CO2 remains same, respiratory rate same since CO2 same, but not breathing Oxygen. Oxygen isn't monitored
Carbon Dioxide in plasma
Carbon Dioxide chemoreceptors in aorta and interior carotids
Levels of Carbon Dioxide?
Carbon Dioxide (UP)-->ACh--> Na+-->Ventilation (UP)
Carbon Dioxide (Down)--> Glutamic Acid --> K+ --> Ventilation (DOWN)
Cerebral Control of respiration
Motor Central-ACh--> Inspiratory Centers
Expiratory Center Contains?
Inspiratory Neurons!
Not Autodepolarizing (regular neurons)
Expiratory Center: Inspiratory Neurons synapse on to?
More muscles of inspiration
Some synapse onto inspiratory muscles, others synapse onto abdominal muscles.
Expiratory Center:
Inspiratory Neurons are synapsed onto by?
Cerebral Neurons
Gas Exchange
Atmosphere<-->Lungs(alveoli)<-->Blood<-->Tissue Cells
Atmospheric Gases and Percentage
(Inert Gases)-.97%
Atmospheric Air Pressure (Sea Level)
Partial Pressure formula?
P(gas)=760mmHg x (% of gas of total)/100
160mmHg of O2
0.25mmHg of CO2
What else is always present and contributes to air pressure
Vapor Pressure
Vapor Pressure Depends on?
Amount of water present
Real equation for partial pressure in atmosphere?
760mmHg-P(H20)=Total pressure of N2+O2+CO2+(I)
Air inhaled is saturated with water since water lines nose and mouth
H2O saturation at body temperature (37C)?
P(water) @ saturation=47mmHg
P(O2) In upper respiratory tract?
(760mmHg - 47mmHg)x 0.21= 150mmHg
P(CO2) In upper respiratory tract?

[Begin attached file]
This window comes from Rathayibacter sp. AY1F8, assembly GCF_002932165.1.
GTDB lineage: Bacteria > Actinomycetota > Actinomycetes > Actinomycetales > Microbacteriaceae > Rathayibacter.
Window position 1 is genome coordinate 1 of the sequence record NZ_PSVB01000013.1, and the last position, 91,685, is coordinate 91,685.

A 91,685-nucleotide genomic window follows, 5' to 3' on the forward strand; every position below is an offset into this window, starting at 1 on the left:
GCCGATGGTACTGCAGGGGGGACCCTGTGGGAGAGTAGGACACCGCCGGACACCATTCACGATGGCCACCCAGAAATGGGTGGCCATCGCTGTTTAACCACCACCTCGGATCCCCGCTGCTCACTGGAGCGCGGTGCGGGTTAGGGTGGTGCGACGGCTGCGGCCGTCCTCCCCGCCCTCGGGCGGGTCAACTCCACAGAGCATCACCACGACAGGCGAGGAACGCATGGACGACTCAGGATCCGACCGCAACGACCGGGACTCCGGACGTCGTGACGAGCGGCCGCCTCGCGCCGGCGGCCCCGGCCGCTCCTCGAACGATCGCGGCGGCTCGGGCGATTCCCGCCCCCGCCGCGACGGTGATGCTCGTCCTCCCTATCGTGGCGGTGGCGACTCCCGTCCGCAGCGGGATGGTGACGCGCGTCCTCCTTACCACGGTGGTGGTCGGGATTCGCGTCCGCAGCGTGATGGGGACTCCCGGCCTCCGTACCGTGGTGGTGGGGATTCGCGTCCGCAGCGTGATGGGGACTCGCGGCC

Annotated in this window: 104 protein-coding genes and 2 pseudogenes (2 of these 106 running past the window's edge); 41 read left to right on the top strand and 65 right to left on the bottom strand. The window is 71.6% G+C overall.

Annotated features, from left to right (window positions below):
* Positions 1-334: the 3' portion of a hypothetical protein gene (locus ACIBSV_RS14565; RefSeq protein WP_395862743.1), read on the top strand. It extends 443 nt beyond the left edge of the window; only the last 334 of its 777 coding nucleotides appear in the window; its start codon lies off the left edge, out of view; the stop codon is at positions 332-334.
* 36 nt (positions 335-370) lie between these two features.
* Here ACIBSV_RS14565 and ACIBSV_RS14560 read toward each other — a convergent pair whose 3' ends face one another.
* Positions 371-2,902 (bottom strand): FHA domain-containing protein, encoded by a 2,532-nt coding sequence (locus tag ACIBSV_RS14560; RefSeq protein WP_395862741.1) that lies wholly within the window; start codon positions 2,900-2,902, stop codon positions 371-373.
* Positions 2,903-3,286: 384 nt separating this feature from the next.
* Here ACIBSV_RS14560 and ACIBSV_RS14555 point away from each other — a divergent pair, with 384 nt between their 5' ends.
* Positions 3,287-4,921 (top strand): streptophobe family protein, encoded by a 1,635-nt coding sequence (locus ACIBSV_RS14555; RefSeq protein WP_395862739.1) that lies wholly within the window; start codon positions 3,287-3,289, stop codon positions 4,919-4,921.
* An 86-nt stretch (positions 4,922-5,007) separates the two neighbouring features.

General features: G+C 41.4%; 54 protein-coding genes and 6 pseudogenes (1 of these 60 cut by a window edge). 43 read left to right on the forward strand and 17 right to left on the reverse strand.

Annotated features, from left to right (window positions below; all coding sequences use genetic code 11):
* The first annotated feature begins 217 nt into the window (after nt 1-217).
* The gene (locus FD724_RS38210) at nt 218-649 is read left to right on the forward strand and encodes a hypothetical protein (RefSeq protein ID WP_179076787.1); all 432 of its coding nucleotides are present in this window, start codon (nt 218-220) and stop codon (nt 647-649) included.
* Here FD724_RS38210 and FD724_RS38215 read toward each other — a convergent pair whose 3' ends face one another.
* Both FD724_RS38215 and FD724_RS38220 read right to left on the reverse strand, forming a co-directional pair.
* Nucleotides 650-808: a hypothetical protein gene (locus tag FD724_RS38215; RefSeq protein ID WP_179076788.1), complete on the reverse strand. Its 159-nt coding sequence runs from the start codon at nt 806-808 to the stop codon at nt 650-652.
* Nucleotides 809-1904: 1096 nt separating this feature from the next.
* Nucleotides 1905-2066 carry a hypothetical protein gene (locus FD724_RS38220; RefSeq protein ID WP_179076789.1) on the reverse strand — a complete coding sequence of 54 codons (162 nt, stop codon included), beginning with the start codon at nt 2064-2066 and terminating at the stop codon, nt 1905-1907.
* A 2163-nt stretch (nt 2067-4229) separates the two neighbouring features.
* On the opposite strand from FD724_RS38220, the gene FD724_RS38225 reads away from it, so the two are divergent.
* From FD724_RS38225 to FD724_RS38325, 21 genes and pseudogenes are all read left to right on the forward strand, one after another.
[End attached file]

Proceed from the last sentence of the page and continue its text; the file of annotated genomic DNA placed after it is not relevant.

(760mmHg - 47mmHg) x .00033 = .24mmHg
Residual Volume Composition
Increased CO2, Decreased O2 since air stays in lungs
-Air inhaled enters alveoli and mixes with air already in alveoli (residual volume)
Alveolar Air
Air inhaled is not same composition as air in alveoli
Henry's Law
Amount of gas in liquid depends on:
1) solubility of gas
2) Partial pressure of gas outside of liquid
Gas Pressure in Alveoli
Gas Pressure in Plasma Returning to Alveoli (Veinous Blood)
Gas Pressure in Tissues
Gas Pressure in Plasma Leaving Alveoli
Oxygen in body
Very low solubility, especially at body temperature
Increases amount of Oxygen by 67x's
Oxygen Within Lungs
Air O2-->Plasma O2-->O2+Hb--> HbO2 (Oxygen Loading)
Hb removes oxygen from plasma
Pressure not as important
Oxygen Within Tissues
HbO2 --> Hb+O2 --> Plasma O2 --> Tissue Oxygen (Oxygen Unloading)
Tissues remove Oxygen from plasma
Hb loading and unloading
Unloading varies depending on:
1) Intracellular P(O2) of 'working' tissue.
2) Temperature
3) pH
4) Diphosphoglycerine (DPG)
Intracellular P(O2) of 'Working' Tissue
'Oxygen Dissociation Curve'
Resting cells at normal metabolism-75%
Lungs w/Oxygen is 95% saturated
Right Shift-Oxygen more likely to dissociate
Left Shift-Oxygen less likely to dissociate from Hb
High temperature-Right shift
More CO2, more Carbonic Acid, Using more Oxygen--> Ascidic

More H+, Less oxygen binding to Hb
Diphosphoglycerine (DPG)
More DPG, Less Oxygen bindability

DPG attaches to Hb, change binding site for Oxygen so less binds
Epinephrine Up--> DPG Synthesis Up
Less Oxygen available, so more available to body
Carbon Dioxide
24x's more soluble in water than oxygen
CO2+H2O<-->H2CO3<-->H+ +HCO3-